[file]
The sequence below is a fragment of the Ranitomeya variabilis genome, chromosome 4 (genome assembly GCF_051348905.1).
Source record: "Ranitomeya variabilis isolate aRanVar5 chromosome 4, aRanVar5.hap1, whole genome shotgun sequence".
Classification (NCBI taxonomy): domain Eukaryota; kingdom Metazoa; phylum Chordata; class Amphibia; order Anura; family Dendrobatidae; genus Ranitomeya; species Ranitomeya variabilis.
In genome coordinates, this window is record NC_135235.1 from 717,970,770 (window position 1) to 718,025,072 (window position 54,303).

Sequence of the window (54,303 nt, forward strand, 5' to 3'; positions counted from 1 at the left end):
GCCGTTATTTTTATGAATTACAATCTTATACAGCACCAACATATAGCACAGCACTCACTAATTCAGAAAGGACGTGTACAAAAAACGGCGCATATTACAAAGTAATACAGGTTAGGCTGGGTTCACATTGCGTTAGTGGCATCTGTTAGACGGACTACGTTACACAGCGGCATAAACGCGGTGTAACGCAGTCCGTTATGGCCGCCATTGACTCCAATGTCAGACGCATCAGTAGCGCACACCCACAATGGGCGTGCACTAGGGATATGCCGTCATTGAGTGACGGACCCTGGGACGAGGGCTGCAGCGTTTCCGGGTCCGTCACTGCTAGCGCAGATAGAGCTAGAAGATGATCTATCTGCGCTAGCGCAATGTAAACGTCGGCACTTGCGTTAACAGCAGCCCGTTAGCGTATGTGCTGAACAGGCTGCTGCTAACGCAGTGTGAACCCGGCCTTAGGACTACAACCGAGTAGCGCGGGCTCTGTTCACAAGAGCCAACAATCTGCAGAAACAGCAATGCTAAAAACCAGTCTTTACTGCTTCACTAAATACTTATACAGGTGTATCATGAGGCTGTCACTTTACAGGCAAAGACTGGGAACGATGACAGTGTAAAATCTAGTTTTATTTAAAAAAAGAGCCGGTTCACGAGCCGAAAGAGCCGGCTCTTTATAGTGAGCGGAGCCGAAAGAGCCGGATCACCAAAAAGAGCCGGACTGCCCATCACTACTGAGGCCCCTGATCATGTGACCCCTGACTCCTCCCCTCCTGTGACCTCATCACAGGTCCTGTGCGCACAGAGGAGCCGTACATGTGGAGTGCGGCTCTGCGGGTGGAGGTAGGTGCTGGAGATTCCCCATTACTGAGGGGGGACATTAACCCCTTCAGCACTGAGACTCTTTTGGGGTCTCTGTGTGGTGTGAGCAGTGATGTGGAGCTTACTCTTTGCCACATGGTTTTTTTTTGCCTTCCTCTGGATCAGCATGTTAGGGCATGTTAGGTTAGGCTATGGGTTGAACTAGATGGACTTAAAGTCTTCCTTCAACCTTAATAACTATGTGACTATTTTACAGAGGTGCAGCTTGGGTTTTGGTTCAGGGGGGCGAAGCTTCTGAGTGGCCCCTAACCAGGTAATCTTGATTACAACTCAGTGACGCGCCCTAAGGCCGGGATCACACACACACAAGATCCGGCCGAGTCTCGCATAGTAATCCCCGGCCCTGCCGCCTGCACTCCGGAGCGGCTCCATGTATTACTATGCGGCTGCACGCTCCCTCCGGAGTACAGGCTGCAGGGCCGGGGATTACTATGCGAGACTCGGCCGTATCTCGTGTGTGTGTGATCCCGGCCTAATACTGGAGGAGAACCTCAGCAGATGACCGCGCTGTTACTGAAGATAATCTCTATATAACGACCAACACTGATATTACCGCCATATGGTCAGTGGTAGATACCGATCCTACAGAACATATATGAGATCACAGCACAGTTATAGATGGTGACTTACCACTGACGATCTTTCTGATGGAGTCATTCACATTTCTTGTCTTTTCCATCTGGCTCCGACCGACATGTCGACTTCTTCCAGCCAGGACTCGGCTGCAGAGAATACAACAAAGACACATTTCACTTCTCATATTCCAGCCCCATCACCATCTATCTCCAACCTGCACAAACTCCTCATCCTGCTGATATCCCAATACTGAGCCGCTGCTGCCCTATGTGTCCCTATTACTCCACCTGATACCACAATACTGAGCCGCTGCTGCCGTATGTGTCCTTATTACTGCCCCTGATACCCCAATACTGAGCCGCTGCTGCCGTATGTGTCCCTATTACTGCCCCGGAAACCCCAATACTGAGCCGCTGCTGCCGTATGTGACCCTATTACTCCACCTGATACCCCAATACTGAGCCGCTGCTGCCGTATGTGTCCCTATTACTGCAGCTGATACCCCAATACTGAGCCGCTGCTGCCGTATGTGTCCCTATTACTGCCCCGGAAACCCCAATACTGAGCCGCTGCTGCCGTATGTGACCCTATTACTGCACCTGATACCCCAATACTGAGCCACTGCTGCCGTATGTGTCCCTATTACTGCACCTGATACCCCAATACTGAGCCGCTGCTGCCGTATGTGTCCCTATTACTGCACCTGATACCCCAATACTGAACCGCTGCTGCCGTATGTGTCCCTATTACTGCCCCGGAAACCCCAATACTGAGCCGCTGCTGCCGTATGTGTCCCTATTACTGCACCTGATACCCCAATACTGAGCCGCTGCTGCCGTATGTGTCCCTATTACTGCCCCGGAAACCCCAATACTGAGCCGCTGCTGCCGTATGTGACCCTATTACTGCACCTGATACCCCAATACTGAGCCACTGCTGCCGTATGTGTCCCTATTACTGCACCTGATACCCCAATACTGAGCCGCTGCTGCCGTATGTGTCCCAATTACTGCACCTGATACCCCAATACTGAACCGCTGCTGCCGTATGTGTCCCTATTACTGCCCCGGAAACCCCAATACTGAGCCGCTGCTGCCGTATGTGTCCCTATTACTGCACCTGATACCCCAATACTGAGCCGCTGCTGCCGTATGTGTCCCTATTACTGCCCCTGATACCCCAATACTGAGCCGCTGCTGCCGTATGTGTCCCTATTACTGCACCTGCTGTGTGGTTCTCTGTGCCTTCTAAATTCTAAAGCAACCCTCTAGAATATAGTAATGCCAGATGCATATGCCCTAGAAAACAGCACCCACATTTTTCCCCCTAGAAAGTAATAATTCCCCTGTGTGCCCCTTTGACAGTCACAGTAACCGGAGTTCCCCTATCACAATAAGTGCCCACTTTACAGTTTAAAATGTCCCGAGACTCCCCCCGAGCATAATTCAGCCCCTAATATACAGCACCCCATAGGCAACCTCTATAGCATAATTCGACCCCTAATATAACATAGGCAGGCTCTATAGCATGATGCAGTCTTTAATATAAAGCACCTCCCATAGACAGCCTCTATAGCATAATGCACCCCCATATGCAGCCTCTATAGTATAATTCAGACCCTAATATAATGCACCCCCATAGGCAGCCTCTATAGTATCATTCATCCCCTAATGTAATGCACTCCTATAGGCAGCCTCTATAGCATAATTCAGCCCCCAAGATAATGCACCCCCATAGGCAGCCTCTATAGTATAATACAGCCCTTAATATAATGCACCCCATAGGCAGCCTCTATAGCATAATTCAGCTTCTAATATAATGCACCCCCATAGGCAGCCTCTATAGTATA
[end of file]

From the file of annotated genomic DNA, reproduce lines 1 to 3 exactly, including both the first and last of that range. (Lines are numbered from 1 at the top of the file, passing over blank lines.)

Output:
The sequence below is a fragment of the Ranitomeya variabilis genome, chromosome 4 (genome assembly GCF_051348905.1).
Source record: "Ranitomeya variabilis isolate aRanVar5 chromosome 4, aRanVar5.hap1, whole genome shotgun sequence".
Classification (NCBI taxonomy): domain Eukaryota; kingdom Metazoa; phylum Chordata; class Amphibia; order Anura; family Dendrobatidae; genus Ranitomeya; species Ranitomeya variabilis.